The first conflict comes Sept. 9 when Indianapolis Motor Speedway hosts the Cup regular-season finale at 2 p.m. ET. The Indianapolis Colts play their home opener against the Cincinnati Bengals at 1 p.m. ET.
“In a perfect world, we’d rather not be head-to-head at home,” Doug Boles, president of Indianapolis Motor Speedway, told The Indianapolis Star. “But we knew we’d be head-to-head regardless, whether they were here or on the road. … We just had our fingers crossed that it wouldn’t be the first year of the new date for the race.”
Other places where NASCAR and NFL compete nearby:
# Oct. 7 – NASCAR races at Dover International Speedway. The Super Bowl champion Philadelphia Eagles, who have a strong following in that region, are home to the Minnesota Vikings in a rematch of the NFC championship game that sent the Eagles to the Super Bowl. The race is at 2 p.m. ET. The game is scheduled for 4:25 p.m.
# Oct. 21 – NASCAR races at Kansas Speedway at 2 p.m. ET, and the Kansas City Chiefs are home to the Cincinnati Bengals at 1 p.m. ET.
NASCAR avoided conflicts a few other weekends.
The Charlotte Roval race is Sept. 30 and the Carolina Panthers have a bye that weekend.
The Texas race is Nov. 4 and the Dallas Cowboys play Nov. 5 in a Monday night game.
The Phoenix race is Nov. 11 and the Arizona Cardinals are on the road.
The season finale at Homestead-Miami Speedway is Nov. 18. The Miami Dolphins have a bye that weekend.
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The postponed Food City 500 and a wet and cold forecast has forced Goodyear to reschedule this week’s tire test at Michigan International Speedway.
Originally scheduled for Tuesday and Wednesday, the test will now occur next week from April 24-25.
The move means that a scheduled tire test at Indianapolis Motor Speedway for those days will be rescheduled to an undetermined date.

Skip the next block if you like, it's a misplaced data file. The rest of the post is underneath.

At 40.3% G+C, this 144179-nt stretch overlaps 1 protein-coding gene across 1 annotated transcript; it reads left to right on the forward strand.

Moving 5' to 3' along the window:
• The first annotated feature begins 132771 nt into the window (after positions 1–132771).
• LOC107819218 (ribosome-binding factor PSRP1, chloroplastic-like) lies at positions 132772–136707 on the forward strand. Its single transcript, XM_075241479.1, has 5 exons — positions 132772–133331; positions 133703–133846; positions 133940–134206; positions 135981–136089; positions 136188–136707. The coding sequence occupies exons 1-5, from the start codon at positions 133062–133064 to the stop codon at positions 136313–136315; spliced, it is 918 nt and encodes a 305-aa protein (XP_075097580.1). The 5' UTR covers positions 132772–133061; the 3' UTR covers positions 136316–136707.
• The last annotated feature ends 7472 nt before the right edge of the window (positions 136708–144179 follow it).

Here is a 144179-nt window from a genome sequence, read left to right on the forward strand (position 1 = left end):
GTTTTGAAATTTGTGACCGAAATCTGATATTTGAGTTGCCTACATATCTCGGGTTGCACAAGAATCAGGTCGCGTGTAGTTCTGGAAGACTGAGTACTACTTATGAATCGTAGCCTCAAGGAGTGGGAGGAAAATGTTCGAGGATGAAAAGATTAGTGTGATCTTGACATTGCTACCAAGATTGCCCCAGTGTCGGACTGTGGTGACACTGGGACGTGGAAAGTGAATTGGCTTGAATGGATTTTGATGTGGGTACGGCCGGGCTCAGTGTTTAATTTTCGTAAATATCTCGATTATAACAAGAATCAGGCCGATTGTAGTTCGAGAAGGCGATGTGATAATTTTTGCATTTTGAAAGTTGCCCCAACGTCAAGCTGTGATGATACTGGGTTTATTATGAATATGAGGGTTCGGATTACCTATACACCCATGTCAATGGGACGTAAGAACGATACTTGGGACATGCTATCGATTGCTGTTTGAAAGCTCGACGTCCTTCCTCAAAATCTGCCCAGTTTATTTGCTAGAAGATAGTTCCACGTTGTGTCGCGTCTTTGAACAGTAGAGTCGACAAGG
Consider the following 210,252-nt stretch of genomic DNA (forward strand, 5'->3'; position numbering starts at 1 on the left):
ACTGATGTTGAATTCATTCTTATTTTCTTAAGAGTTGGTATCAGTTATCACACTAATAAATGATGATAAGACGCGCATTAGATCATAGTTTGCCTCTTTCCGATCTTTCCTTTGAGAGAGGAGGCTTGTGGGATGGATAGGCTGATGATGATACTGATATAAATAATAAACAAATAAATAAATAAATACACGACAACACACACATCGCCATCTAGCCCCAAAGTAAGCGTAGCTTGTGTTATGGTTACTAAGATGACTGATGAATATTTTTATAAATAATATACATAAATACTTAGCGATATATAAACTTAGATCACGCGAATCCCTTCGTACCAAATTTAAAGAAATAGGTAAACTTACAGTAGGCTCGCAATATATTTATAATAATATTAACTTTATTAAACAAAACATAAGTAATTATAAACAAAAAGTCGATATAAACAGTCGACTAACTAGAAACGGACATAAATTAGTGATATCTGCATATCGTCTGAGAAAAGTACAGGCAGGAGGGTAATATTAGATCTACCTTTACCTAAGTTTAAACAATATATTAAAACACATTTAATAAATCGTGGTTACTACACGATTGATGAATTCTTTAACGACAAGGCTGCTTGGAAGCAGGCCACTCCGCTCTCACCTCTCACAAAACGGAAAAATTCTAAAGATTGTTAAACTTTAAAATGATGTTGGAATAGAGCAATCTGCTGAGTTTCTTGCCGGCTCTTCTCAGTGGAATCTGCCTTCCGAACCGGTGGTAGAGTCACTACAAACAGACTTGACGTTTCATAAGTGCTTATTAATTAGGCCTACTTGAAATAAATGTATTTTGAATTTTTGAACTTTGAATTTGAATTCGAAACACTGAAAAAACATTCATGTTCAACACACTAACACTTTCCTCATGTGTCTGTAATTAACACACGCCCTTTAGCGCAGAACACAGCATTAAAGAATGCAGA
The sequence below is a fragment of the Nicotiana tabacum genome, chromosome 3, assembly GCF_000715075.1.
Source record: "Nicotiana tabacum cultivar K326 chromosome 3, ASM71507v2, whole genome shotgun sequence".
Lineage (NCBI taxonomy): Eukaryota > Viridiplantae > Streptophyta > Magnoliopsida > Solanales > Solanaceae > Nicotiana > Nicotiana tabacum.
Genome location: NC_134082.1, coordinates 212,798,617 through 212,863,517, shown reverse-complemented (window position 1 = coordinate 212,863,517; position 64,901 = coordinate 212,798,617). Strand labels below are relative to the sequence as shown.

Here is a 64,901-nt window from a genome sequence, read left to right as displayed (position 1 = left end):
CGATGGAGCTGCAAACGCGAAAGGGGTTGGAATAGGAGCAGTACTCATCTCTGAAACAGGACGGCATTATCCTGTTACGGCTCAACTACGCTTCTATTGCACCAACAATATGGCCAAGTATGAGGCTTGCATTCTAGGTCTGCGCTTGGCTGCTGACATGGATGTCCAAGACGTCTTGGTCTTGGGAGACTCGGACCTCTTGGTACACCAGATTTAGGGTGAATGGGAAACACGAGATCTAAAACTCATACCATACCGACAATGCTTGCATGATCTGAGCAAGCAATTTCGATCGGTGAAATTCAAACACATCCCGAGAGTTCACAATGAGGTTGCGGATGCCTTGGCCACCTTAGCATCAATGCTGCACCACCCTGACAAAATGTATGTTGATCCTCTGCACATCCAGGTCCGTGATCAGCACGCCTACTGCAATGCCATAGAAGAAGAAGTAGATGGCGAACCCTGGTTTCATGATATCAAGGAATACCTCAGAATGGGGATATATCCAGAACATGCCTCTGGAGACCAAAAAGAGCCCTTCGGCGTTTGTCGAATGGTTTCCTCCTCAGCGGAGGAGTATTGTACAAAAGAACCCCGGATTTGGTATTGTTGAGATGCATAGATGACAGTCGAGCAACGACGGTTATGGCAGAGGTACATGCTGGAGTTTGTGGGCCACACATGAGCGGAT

The Michigan test takes priority with the first NASCAR race weekend at the 2-mile speedway scheduled for June 8-10. NASCAR won’t visit IMS until Sept. 7-9.
“Hopefully, this will give us much more representative conditions of what to expect for race time in June,” said Greg Stucker, Goodyear’s director of racing, in a press release. “Since our Indy tire test was planned for this time, we’ll have to move that test to sometime in June or July.”
Teams and drivers scheduled to test at Michigan are Furniture Row Racing (Martin Truex Jr.), Hendrick Motorsports (Alex Bowman), Team Penske (Brad Keselowski), Richard Childress Racing (Austin Dillon) and Stewart-Haas Racing (Aric Almirola).
Indianapolis test teams include Chip Ganassi Racing (Jamie McMurray), Joe Gibbs Racing (Daniel Suarez), Roush Fenway Racing (Ricky Stenhouse Jr.) and Wood Brothers Racing (Paul Menard).
NASCAR announced Tuesday that “enhanced” two-day weekend schedules would return this year and be used for 12 of the 36 Cup Series races.
The first is this weekend at Martinsville Speedway. Qualifying for the STP 500 will be held Saturday after the Camping World Truck Series race. Qualifying was held on Sunday for last October’s playoff race.
The schedules feature two days of Cup action to go with three total days of on-track activity (Camping World Truck Series teams practice Friday at Martinsville, for example). The weekends also will have a rotating schedule of Cup drivers participating in interactive opportunities for fans.
Enhanced schedules are set for both Martinsville races and the following race weekends:
Richmond I and II, Kansas (May), Chicagoland, Kentucky, Pocono (July), Watkins Glen, Bristol (August), Indianapolis and Talladega (October).
The concept of such race weekends for Cup was implemented in the second half of last year at Martinsville, Indianapolis, Pocono and Watkins Glen.
Also, the Kansas race in May, the September Richmond race, the Kentucky race in July, and the Bristol race in August had Cup cars on track two days those weekends.